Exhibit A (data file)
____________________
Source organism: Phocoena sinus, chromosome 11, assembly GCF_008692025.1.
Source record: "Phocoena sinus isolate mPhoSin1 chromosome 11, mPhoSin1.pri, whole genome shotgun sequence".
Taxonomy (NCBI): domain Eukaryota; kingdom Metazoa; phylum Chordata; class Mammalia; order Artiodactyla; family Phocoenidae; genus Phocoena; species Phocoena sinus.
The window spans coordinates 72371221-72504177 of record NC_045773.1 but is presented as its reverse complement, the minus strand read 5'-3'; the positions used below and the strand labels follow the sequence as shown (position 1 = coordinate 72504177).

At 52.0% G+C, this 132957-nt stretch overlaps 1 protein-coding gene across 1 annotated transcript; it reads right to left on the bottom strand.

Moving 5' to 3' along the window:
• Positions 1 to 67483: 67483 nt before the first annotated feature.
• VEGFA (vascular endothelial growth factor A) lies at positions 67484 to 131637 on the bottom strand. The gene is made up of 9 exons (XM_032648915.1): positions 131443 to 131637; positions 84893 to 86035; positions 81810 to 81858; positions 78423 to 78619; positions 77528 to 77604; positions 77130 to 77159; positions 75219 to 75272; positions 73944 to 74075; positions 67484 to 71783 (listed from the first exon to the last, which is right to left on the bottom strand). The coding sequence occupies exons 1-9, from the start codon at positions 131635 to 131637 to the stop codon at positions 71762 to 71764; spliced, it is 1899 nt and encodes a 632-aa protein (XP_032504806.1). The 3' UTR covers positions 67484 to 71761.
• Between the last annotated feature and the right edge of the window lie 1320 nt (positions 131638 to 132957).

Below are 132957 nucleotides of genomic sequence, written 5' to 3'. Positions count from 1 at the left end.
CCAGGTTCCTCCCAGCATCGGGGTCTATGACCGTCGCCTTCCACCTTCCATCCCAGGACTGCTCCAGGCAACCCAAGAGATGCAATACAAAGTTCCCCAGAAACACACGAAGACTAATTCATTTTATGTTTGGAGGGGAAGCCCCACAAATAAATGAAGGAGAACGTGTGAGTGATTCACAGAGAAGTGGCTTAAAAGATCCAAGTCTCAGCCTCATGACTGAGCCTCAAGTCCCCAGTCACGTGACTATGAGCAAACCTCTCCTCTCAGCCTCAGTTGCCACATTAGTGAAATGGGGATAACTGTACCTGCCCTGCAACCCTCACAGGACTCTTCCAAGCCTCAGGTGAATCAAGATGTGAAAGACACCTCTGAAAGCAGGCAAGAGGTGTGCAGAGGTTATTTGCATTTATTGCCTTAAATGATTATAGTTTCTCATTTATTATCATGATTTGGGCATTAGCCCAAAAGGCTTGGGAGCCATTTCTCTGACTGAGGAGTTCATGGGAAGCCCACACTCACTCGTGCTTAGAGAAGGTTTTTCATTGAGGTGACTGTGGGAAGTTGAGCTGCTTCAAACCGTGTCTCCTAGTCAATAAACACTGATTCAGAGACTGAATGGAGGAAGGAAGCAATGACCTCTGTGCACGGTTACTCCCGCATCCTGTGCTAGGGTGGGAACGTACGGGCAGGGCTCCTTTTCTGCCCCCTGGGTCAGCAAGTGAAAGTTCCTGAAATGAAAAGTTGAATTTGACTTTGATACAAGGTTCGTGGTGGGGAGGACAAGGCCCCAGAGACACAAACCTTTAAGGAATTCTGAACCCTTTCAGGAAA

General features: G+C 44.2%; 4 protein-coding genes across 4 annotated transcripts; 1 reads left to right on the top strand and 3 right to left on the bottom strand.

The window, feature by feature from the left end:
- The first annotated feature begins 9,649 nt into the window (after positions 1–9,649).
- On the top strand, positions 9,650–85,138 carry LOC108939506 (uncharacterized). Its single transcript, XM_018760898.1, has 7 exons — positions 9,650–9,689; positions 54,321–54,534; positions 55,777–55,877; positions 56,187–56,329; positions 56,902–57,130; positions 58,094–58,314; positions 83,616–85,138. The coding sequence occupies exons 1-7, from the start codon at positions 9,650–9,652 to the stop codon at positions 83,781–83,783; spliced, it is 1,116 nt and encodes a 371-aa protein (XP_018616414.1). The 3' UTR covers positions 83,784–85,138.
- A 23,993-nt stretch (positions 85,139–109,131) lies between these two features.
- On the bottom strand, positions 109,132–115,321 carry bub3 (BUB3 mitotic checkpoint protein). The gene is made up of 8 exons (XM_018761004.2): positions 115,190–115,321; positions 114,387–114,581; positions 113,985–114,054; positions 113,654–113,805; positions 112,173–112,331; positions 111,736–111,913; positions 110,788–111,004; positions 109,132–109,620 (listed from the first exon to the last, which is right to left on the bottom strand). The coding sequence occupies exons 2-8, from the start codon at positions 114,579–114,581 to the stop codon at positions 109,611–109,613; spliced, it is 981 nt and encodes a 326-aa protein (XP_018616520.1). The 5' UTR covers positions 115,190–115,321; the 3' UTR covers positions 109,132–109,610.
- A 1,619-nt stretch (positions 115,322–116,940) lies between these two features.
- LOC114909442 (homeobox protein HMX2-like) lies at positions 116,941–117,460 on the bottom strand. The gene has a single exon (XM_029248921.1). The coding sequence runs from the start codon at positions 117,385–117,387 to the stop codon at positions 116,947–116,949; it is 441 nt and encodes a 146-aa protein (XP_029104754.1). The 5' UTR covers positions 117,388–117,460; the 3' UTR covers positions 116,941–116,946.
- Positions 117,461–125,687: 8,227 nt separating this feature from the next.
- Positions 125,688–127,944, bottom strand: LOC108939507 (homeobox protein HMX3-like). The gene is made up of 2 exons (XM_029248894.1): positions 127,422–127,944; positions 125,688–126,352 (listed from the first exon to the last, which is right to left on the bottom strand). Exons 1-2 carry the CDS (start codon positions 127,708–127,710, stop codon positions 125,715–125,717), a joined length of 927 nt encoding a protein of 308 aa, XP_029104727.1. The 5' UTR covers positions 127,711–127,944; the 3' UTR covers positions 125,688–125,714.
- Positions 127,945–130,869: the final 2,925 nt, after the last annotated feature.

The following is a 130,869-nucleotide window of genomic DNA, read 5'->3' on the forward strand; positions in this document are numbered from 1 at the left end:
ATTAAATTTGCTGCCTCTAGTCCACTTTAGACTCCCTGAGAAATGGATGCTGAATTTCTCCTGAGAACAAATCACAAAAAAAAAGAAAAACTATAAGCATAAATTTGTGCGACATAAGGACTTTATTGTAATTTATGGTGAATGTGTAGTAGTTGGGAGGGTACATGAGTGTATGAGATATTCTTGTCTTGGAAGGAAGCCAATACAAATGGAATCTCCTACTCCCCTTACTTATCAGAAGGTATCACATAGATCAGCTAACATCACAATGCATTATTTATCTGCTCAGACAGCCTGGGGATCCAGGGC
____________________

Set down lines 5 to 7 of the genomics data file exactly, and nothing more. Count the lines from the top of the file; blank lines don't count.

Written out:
At 52.0% G+C, this 132957-nt stretch overlaps 1 protein-coding gene across 1 annotated transcript; it reads right to left on the bottom strand.

Moving 5' to 3' along the window:
• Positions 1 to 67483: 67483 nt before the first annotated feature.